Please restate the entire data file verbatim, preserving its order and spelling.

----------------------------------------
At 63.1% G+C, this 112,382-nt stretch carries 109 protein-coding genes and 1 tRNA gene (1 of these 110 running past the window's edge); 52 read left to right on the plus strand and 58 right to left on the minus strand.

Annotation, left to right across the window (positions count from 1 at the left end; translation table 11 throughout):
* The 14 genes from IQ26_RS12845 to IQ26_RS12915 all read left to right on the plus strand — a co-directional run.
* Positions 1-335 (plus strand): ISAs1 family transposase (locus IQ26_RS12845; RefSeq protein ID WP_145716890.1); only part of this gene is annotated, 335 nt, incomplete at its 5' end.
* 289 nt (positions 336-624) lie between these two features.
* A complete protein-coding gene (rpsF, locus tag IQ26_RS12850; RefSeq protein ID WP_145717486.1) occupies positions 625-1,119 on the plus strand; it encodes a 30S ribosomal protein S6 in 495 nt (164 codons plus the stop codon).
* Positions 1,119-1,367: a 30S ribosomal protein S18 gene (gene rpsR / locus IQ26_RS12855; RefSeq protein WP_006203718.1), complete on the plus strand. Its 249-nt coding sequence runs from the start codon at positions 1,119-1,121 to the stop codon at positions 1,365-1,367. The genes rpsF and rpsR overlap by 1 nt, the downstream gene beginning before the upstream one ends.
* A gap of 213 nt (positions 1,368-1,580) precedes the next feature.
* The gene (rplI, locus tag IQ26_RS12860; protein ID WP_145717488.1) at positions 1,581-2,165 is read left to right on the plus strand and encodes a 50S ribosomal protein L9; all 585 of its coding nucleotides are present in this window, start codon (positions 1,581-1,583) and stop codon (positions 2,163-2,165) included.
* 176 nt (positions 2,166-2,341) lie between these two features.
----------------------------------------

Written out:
At 63.1% G+C, this 112,382-nt stretch carries 109 protein-coding genes and 1 tRNA gene (1 of these 110 running past the window's edge); 52 read left to right on the plus strand and 58 right to left on the minus strand.

Annotation, left to right across the window (positions count from 1 at the left end; translation table 11 throughout):
* The 14 genes from IQ26_RS12845 to IQ26_RS12915 all read left to right on the plus strand — a co-directional run.
* Positions 1-335 (plus strand): ISAs1 family transposase (locus IQ26_RS12845; RefSeq protein ID WP_145716890.1); only part of this gene is annotated, 335 nt, incomplete at its 5' end.
* 289 nt (positions 336-624) lie between these two features.
* A complete protein-coding gene (rpsF, locus tag IQ26_RS12850; RefSeq protein ID WP_145717486.1) occupies positions 625-1,119 on the plus strand; it encodes a 30S ribosomal protein S6 in 495 nt (164 codons plus the stop codon).
* Positions 1,119-1,367: a 30S ribosomal protein S18 gene (gene rpsR / locus IQ26_RS12855; RefSeq protein WP_006203718.1), complete on the plus strand. Its 249-nt coding sequence runs from the start codon at positions 1,119-1,121 to the stop codon at positions 1,365-1,367. The genes rpsF and rpsR overlap by 1 nt, the downstream gene beginning before the upstream one ends.
* A gap of 213 nt (positions 1,368-1,580) precedes the next feature.
* The gene (rplI, locus tag IQ26_RS12860; protein ID WP_145717488.1) at positions 1,581-2,165 is read left to right on the plus strand and encodes a 50S ribosomal protein L9; all 585 of its coding nucleotides are present in this window, start codon (positions 1,581-1,583) and stop codon (positions 2,163-2,165) included.
* 176 nt (positions 2,166-2,341) lie between these two features.